Germany’s Deep Fiscal Pockets Are Keeping a Recovery in Sight
(Bloomberg) -- Germany’s economy is limping into 2021 heavily bruised by the pandemic, deeply reliant on government aid -- and in better shape than most of the euro zone.
The nation will probably say on Thursday that gross domestic product contracted less than 6% last year, and may signal that it actually grew in the final quarter. In contrast, economists estimate full-year declines of around 9% for France and Italy and more than 11% for Spain.
How Europe’s largest economy has pulled through so far is reflected in companies like Munich-based Dr. Sasse AG, which employs almost 7,000 workers offering facilities and cleaning services in four countries. Despite taking as much as a 10% hit to sales last year and putting swathes of its workforce on shorter hours, its founder says they’ve survived “with a black eye.”
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“The next few years are going to be very demanding as well,” Eberhard Sasse, who is also president of the Association of Bavarian Chambers of Industry and Commerce, said in an interview. “2021 won’t be a year of crisis, but one where we’re going to have to drive change very actively.”
When Chancellor Angela Merkel pledged last March to do “whatever Germany needs” to get through the coronavirus pandemic, Sasse recorded a video message -- with his wife and two daughters -- telling employees of the family-owned firm he would mobilize all financial resources available to ensure survival.
What that meant was massive reliance on government support to pay wages, and a refocusing of operations to pull in revenue wherever possible.
That’s helped by one of the region’s most generous fiscal packages, described by Finance Minister Olaf Scholz as having “oomph.” The “kurzarbeit” program spent 22.1 billion euros ($27 billion) last year subsidizing payroll for companies working at reduced levels.
Such support will have to continue. Restaurants, hotels and non-essential shops will remain closed until at least the end of January, and people in virus hot spots are confined to a 15-kilometer (9-mile) radius around their homes.
On Tuesday, Merkel privately warned that another 10 weeks of lockdown might be necessary to curb the new variant of the coronavirus currently driving higher infection numbers.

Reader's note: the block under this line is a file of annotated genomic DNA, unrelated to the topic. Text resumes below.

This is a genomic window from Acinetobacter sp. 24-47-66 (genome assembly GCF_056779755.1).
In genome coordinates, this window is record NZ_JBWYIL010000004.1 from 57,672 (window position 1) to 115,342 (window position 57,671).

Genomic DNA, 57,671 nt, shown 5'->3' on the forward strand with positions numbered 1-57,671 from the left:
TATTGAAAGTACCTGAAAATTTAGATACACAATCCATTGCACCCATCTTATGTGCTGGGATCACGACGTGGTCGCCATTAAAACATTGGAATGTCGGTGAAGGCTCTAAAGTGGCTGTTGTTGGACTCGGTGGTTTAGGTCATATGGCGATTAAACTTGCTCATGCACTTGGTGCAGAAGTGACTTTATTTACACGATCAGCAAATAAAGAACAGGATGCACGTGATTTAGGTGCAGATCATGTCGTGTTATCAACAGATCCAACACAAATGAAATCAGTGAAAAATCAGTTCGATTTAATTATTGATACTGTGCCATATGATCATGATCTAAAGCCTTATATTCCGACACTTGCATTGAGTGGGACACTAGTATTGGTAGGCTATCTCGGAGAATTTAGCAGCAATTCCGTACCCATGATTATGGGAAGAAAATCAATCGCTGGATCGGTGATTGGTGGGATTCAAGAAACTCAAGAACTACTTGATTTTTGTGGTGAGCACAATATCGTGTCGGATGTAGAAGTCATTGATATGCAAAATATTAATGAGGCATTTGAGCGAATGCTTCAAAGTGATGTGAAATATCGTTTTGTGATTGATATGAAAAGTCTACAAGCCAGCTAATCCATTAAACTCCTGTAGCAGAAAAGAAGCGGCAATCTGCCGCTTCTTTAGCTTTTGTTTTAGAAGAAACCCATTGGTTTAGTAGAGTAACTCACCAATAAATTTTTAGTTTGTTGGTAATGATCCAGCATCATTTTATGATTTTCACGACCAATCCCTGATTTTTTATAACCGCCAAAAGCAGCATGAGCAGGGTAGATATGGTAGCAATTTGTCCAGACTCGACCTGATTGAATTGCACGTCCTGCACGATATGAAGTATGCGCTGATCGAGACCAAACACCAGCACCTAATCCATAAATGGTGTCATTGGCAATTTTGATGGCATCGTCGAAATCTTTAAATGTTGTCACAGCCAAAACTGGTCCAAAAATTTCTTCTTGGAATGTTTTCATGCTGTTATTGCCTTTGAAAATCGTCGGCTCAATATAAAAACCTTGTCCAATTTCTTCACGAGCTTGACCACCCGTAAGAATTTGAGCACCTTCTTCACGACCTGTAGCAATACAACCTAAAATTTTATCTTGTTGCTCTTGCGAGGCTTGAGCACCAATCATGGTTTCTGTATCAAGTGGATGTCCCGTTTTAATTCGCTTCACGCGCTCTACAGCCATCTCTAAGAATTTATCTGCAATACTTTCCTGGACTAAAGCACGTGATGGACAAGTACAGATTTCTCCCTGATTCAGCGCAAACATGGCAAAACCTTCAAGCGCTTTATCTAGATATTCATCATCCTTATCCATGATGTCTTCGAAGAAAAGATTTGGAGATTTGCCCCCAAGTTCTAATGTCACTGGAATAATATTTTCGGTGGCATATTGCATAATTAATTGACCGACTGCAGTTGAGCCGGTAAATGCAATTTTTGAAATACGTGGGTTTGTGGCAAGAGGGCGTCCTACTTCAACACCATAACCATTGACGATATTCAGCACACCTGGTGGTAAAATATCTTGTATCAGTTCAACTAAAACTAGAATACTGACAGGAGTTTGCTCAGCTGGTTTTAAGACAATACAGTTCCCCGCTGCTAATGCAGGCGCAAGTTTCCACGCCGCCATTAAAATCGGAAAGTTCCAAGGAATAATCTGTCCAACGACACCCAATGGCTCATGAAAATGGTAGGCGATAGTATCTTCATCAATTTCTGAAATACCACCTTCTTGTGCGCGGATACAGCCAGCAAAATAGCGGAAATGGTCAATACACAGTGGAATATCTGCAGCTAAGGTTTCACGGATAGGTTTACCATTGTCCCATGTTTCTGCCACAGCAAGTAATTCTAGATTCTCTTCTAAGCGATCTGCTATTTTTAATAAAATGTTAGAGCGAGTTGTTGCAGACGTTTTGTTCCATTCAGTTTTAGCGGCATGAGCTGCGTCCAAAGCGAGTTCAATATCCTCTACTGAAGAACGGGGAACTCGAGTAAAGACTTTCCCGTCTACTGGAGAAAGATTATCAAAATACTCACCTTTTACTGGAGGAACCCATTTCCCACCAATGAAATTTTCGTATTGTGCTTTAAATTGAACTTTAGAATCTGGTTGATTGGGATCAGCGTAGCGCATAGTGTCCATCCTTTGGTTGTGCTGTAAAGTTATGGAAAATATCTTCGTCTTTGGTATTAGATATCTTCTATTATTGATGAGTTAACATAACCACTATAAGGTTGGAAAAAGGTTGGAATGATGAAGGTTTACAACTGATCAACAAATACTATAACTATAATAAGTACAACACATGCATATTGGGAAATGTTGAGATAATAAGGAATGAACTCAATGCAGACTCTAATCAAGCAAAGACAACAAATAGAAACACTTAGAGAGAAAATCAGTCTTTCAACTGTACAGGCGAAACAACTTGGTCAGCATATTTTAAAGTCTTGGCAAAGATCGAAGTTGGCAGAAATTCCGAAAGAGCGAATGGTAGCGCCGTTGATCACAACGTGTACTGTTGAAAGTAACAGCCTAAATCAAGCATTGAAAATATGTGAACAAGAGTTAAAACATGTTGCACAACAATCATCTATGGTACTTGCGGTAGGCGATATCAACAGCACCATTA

But Germany’s manufacturing sector, which makes up about a fifth of the economy and has boosted output when services turned into a major drag, has played a significant part in cushioning the blow. It’ll also help drive the recovery when global demand rebounds.
Surveys by IHS Markit have shown “historically high” optimism for factory output in the current year. Bundesbank President Jens Weidmann says there’s no reason yet to give up on projections that the economy will expand 3% this year, and most recent private-sector forecasts foresee an even stronger rebound.
Sasse saw sharp divergences between his divisions. With flights grounded because of the pandemic and traffic recovering only very slowly, the unit that services airports including Frankfurt, Munich and Edinburgh has suffered badly.
At the height of the crisis, about half of the nearly 900 employees that are usually busy staffing departure gates or supporting security clearance were on shorter hours. Most but not all of the damage was absorbed by the kurzarbeit program.
The company also ran down overtime accounts, asked workers to take vacation during the worst periods of lockdown and reassigned staff to other parts of the business.
That meant throwing all the effort once more behind the cleaning business that he started in 1976. Retirement homes, hospitals, schools, offices, buses and trains all suddenly needed new hygiene protocols and frequent disinfecting.
The fear that the expected rebound in 2021 will disappoint still suffuses parts of Germany. Some economists have warned that 2021 could turn into a “year of disillusionment.”
“People have realized that the economic crisis won’t be overcome any time soon because of the ongoing second wave of infections,” German Institute for Economic Research President Marcel Fratzscher wrote in a Jan. 4 blog post. A “vicious cycle” of company failures, higher unemployment and weak demand “could materialize much more easily than many realize.”
Two thirds of German inner-city retailers see a risk of failure, according to a survey by industry association HDE, and three out of four said government aid isn’t sufficient to avoid bankruptcy. While the sector lost 36 billion euros in sales last year, only 90 million euros in direct aid were paid out, it said.
The risk is that such weaknesses, coupled with higher unemployment, will start spilling into manufacturing, diminishing the sector’s ability to power the rest of the economy.
Sasse said businesses in his region are hopeful that manufacturing will help the economy pick up. For his own company, he’d be happy as long as sales remain steady, allowing him to continue with digitalization projects to make the business future-proof.
“The coronavirus pandemic will be very much a catalyst for change,” he said. “Much like the rest of the German economy, we can’t simply sit and wait for the crisis to be over.”
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